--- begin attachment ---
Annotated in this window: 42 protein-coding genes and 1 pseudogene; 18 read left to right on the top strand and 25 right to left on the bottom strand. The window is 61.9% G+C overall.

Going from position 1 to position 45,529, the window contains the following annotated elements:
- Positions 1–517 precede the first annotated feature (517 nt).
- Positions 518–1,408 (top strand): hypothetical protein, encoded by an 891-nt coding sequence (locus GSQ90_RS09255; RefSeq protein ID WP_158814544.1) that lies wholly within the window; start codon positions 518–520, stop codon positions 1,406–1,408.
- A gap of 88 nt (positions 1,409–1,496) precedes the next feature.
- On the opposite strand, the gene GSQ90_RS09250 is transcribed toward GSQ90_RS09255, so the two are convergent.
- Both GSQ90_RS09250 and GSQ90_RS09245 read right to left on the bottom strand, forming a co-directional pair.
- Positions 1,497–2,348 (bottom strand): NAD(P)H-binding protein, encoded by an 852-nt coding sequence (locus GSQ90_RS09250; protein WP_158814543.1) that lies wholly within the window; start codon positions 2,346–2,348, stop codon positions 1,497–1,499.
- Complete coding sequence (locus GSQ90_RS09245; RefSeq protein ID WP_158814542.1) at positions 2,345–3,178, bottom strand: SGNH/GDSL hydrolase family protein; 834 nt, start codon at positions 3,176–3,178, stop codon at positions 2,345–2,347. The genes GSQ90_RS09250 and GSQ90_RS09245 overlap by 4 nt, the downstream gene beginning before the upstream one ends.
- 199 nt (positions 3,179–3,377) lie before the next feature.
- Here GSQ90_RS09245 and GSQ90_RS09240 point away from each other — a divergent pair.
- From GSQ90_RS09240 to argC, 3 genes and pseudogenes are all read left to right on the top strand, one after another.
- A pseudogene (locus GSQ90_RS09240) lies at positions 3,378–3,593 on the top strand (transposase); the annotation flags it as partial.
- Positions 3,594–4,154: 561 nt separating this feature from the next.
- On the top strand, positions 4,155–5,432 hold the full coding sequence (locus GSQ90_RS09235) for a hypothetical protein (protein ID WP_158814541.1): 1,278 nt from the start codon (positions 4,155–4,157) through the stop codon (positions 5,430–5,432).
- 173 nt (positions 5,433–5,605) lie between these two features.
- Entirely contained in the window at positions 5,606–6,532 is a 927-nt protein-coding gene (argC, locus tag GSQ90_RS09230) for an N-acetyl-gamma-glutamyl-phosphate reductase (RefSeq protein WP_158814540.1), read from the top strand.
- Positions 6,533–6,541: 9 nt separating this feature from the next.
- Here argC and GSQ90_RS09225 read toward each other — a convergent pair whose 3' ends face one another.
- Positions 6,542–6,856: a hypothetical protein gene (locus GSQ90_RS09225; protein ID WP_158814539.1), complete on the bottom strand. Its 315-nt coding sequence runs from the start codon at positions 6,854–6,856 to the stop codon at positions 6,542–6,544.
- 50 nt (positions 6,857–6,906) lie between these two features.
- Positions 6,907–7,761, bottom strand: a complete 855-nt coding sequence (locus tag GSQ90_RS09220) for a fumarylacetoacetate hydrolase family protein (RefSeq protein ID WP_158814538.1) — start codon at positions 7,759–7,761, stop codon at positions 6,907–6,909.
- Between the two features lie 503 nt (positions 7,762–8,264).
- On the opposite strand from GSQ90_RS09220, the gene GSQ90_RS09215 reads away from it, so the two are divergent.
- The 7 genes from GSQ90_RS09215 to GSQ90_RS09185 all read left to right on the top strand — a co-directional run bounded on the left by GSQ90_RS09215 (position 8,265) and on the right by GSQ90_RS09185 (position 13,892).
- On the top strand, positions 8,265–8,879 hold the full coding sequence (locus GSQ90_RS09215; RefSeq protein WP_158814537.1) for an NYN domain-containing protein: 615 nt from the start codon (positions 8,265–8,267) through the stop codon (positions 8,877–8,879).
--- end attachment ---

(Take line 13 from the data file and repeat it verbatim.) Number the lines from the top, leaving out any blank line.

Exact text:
- A pseudogene (locus GSQ90_RS09240) lies at positions 3,378–3,593 on the top strand (transposase); the annotation flags it as partial.